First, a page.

Official: Bikeshare crashes are rare

Local,Transportation,Kytja Weir


A Capital Bikeshare rider was involved in a nasty wreck Tuesday morning with an 18-wheeler, but such crashes are unusual, according to the popular bikeshare system.

The public bike system has had 17 crashes reported systemwide out of 1.6 million rides since it began in September 2010, according to Chris Holben, who manages the bikeshare program for the District Department of Transportation.

He said he was aware of only one crash besides Tuesday’s that involved serious injuries, with most coming in as damage to the bikes alone.

Tuesday’s crash occurred at 8:46 a.m. at the intersection of U and 11th streets Northwest, according to D.C. Fire & EMS.

An 18-wheeler flat bed truck was turning right on a red signal from 11th Street’s southbound lanes into U Street’s westbound lanes, Holben said.

The biker was initially transported to a local hospital with life-threatening injuries, according to the emergency officials. But D.C.’s Metropolitan Police said the case was downgraded from a major case when it appeared the rider would survive.

An update of his condition was not available Wednesday.

Still, the crash highlights a key concern about the bike share program: a lack of helmets. The rider was reportedly not wearing one.

Under the system, riders can take a bike easily but helmets are not provided, nor are they required to wear one.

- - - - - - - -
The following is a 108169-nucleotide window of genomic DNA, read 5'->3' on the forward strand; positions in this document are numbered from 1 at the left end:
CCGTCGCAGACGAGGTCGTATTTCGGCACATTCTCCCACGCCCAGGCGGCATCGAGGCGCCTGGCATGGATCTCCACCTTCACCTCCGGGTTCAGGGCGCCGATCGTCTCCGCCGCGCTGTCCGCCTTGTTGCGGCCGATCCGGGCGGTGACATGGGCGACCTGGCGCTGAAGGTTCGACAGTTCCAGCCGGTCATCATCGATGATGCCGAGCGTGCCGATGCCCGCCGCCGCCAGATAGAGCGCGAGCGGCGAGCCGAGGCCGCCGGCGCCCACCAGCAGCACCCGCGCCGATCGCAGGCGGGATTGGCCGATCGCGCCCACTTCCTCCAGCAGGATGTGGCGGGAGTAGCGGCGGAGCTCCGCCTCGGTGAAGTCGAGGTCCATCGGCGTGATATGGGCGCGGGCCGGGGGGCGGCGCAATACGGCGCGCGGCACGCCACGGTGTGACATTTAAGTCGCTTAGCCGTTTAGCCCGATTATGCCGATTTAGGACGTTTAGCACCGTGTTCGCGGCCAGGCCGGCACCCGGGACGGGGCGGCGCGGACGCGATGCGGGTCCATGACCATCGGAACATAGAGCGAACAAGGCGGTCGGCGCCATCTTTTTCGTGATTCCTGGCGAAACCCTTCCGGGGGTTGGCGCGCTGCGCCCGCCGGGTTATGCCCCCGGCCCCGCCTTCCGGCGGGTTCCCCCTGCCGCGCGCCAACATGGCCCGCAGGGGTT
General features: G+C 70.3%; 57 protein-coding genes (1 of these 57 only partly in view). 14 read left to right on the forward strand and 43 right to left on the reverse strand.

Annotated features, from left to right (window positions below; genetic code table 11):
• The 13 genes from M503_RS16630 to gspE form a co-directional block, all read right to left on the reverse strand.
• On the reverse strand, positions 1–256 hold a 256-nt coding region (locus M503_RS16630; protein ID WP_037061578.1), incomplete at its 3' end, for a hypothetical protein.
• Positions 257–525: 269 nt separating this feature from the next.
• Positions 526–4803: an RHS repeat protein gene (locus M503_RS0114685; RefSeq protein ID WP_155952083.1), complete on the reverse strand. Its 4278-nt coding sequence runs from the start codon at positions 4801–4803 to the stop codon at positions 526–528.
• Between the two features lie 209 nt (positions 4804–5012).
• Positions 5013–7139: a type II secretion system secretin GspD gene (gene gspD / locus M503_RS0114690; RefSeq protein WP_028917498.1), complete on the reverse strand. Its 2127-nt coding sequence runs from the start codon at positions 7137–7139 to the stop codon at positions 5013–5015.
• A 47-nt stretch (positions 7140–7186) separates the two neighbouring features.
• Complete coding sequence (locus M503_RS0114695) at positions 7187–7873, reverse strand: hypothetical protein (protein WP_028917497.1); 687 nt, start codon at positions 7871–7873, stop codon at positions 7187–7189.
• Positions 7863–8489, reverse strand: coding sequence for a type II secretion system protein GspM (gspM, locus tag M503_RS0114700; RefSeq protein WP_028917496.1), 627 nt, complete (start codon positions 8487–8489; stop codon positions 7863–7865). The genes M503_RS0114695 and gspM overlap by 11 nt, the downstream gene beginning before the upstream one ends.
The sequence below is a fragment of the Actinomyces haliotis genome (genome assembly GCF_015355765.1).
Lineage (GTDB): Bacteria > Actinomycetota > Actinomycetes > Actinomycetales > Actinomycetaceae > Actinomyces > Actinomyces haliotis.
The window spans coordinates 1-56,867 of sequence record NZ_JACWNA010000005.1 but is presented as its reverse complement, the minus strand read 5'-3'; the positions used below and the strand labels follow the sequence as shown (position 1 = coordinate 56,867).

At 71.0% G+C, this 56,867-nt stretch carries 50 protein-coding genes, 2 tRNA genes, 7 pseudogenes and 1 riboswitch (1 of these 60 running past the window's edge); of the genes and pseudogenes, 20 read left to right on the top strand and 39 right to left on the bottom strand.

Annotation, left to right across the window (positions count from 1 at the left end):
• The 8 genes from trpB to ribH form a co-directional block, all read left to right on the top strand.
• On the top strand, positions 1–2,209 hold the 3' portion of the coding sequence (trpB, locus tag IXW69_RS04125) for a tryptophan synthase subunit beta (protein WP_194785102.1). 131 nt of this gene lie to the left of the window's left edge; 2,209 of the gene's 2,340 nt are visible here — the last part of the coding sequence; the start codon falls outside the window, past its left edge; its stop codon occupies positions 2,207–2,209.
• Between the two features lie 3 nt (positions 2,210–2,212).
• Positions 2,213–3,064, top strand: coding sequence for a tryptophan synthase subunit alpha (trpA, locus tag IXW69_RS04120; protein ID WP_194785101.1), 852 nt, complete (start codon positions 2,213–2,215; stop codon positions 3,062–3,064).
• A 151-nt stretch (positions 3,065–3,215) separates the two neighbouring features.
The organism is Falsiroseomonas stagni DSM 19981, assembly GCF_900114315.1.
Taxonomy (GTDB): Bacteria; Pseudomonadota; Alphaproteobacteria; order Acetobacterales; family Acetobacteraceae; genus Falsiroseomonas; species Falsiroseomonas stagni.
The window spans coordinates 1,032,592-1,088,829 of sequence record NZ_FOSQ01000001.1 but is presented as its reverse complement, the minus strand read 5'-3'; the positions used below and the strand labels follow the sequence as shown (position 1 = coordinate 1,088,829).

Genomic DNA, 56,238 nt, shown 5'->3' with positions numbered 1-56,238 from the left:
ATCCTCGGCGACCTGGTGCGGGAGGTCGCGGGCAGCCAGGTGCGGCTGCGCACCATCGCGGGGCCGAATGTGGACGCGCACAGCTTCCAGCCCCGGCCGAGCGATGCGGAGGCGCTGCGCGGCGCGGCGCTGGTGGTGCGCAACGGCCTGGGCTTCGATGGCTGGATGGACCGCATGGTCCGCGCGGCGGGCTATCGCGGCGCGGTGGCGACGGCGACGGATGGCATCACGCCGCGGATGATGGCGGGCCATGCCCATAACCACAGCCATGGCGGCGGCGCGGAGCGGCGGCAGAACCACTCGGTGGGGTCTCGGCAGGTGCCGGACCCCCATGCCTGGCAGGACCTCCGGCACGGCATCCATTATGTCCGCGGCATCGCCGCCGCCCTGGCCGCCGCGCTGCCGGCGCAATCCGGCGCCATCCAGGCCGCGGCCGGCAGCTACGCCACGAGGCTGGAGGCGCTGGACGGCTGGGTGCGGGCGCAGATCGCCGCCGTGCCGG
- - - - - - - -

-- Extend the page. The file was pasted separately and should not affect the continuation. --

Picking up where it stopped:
Holben notes that wearing a helmet does not prevent a crash. But it can protect riders – or even save their lives— if they are in a wreck.

The bikeshare system is looking into ways of making low-cost helmets available to its riders. It plans to sell helmets for about $17 to new members or renewing members, Holben said, and is looking at selling low-cost options at non-traditional locations such as CVS.

Already many local bike shops sell discounted helmets to Capital Bikeshare’s annual members.

The system is also trying to promote safety to prevent riders from needing to rely on helmets to protect them. 

“We’re very concerned about any crash,” Holben said. “We ask bikers and drivers and pedestrians to all follow the rules of the road to alleviate any injuries like this.”

The bike system provides members with safety tips when they sign up. It then sends them a pamphlet with membership key. And in the next few weeks, each bike will feature a sticker with one of 10 safety reminders on the front handle area of the bikes where riders won’t miss it, he said.


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